Change is coming, say Memphis school leaders as community meetings launch

Leaders of Tennessee’s largest school district kicked off a series of community meetings Monday by emphasizing the goal of getting input from Memphians on what makes a great school. But another goal that was unstated quickly became apparent: preparing Memphians for inevitable changes that will come as Shelby County Schools restructures itself to make the best use of shrinking resources.

iZone chief Sharon Griffin speaks in Frayser.

“Unfortunately, we may have to decrease some of our schools so that we can maximize the use of those resources,” said Sharon Griffin, regional superintendent of the district’s Innovation Zone, speaking to a crowd of about 80 people in Frayser. “And even though many of our schools are showing academic gains, some of those schools will still have to merge.”

To read our coverage on Memphis school closures, visit here.

Monday’s meetings at Frayser and Cordova were the first of nine gatherings — one in each school board district — as the district prepares for seismic shifts three years after a historic school merger and two years after the exit of six municipalities creating their own school systems. Superintendent Dorsey Hopson has said Shelby County Schools will need to close up to 24 schools over the next five years — a plan that will be guided in large part by a year-long facilities study scheduled for release later this month.

School board member Stephanie Love clarified Monday evening that the study will serve as a status report of buildings and enrollment and will not include specific recommendations on which schools to close, merge or refigure.

The gatherings are part of the district’s effort to thaw community relations when it comes to input for big decisions, particularly related to closing schools.

“A lot of times we don’t give you the opportunity to give input. We make decisions and then we come back and tell you to live with it,” Love told attendees. “Well, we’re going to dispel all of that. Moving forward, before we make any decisions, we’re going to meet with the community. We’re going to talk to the community. We’re going to listen to the community.”

The crowd at the Frayser meeting was comprised mostly of teachers and central office staff, along with some parents and community members. They were broken into small groups to discuss what makes a high-quality school and how to make existing schools better.

The feedback will be incorporated into recommendations to the school board about which schools will be left standing and how to increase enrollment amid shrinking resources and increased competition from charter schools and other options.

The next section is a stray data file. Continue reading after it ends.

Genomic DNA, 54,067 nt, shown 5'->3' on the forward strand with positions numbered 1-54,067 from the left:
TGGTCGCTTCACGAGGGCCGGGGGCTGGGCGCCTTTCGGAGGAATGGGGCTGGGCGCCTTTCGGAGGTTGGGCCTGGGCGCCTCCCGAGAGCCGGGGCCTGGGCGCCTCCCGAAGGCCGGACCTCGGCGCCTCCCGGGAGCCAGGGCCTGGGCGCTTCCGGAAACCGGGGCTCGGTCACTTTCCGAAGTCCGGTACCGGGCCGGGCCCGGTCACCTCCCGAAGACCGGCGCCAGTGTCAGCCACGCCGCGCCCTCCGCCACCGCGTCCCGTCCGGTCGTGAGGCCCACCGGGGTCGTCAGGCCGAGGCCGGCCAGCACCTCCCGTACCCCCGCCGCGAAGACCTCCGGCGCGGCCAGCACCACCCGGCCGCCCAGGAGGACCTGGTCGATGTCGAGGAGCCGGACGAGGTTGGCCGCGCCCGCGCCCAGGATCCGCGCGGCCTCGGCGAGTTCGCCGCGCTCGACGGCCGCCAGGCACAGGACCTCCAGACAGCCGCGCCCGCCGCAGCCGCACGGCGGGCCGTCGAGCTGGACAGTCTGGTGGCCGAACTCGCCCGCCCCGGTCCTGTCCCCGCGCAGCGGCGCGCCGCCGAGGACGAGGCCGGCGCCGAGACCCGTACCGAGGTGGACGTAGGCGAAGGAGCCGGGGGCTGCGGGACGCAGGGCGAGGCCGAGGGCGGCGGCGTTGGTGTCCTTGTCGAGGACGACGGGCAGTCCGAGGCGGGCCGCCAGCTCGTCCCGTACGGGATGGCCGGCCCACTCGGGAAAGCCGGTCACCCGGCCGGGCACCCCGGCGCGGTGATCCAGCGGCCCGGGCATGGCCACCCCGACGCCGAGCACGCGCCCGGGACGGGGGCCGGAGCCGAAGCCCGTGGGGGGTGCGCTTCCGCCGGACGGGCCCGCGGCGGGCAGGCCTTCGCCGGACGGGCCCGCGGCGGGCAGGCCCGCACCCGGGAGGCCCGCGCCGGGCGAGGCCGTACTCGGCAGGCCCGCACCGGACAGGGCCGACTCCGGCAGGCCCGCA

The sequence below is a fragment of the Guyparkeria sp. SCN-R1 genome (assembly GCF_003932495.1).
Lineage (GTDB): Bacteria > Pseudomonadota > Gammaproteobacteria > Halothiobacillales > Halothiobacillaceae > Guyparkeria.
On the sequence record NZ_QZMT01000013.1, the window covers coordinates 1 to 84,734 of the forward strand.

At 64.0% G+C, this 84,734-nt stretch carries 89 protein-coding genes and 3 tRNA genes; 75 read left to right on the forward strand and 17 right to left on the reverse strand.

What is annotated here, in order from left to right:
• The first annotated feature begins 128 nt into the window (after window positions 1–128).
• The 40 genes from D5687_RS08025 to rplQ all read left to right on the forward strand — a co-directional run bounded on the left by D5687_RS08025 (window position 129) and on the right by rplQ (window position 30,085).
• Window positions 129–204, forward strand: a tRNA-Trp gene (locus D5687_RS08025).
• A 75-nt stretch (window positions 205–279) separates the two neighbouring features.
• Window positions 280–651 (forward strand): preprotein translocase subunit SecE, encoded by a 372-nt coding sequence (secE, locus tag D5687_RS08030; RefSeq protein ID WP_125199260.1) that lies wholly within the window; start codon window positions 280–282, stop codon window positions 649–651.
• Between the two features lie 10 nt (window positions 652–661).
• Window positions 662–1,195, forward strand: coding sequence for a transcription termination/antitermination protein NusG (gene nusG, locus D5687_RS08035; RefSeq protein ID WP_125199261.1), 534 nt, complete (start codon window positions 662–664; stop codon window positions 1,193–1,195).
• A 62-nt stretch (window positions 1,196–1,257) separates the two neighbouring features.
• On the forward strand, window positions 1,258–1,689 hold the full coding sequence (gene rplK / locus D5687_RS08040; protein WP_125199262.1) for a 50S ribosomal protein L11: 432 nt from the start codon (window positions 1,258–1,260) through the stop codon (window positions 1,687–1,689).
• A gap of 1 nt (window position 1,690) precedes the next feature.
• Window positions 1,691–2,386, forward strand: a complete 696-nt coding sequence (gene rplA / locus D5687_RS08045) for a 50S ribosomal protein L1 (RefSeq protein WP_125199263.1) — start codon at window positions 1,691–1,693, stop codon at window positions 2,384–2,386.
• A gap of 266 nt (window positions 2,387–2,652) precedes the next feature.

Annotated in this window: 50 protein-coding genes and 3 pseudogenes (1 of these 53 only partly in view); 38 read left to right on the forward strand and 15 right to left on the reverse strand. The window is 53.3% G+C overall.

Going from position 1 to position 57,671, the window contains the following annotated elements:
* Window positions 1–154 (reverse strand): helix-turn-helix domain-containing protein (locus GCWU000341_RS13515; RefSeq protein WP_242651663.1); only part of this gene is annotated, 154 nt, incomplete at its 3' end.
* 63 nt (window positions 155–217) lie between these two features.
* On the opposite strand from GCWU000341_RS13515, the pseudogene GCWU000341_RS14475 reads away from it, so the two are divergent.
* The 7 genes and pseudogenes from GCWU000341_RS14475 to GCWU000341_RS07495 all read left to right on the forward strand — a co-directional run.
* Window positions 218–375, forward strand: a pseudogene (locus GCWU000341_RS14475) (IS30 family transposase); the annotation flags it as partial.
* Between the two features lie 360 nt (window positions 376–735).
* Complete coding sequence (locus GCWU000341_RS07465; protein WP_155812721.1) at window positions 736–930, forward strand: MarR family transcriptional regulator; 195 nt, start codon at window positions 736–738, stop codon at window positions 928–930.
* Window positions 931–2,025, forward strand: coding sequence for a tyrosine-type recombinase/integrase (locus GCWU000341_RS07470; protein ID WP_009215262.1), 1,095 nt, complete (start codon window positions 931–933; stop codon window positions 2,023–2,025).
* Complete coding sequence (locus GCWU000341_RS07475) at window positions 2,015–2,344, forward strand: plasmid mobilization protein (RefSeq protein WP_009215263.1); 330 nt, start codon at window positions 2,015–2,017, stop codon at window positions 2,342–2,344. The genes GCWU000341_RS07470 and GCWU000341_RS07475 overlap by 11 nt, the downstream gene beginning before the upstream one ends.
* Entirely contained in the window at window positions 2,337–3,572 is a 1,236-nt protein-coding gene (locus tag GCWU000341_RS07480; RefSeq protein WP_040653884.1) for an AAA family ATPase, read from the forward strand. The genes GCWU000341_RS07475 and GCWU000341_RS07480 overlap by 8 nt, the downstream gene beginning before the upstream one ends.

Northaven school librarian Judy Walker offers input during her small group gathering.

“I’m here to use my voice to stand up for education and for my school and school community,” said Judy Walker, a librarian at Northaven Elementary School. “Change is coming, and decisions will have to be made.”

Some were skeptical about whether or not their voices will matter in the end.

“You have to be assured they are going to incorporate what I say in what you’re going to do,” said Leonard Smith, a retired educator. “But that hasn’t been a part of this administration.”

“It’s a good start if something’s done with the information,” said Sharon Fields, family coordinator at Libertas School of Memphis, a school under the state-run Achievement School District. “If it’s not utilized, it’s a smokescreen.”

Robocalls notified faculty and families about the community meetings as the district announced the dates last week on its website, though no specifics were provided about which schools could be on the chopping block.

The school system also released a video Monday outlining the district’s strengths, challenges and choices as part of its “Great Schools, Greater Community” campaign. Narrated by Hopson, the video invites the community to start “thinking differently” to make the most of limited resources.

Love reiterated that a new way of thinking must happen to address shrinking enrollment, decreasing funding, low-performing schools and a large number school buildings with dire capital needs.

“Reality is something is going to have to give to improve the education of our children,” she said.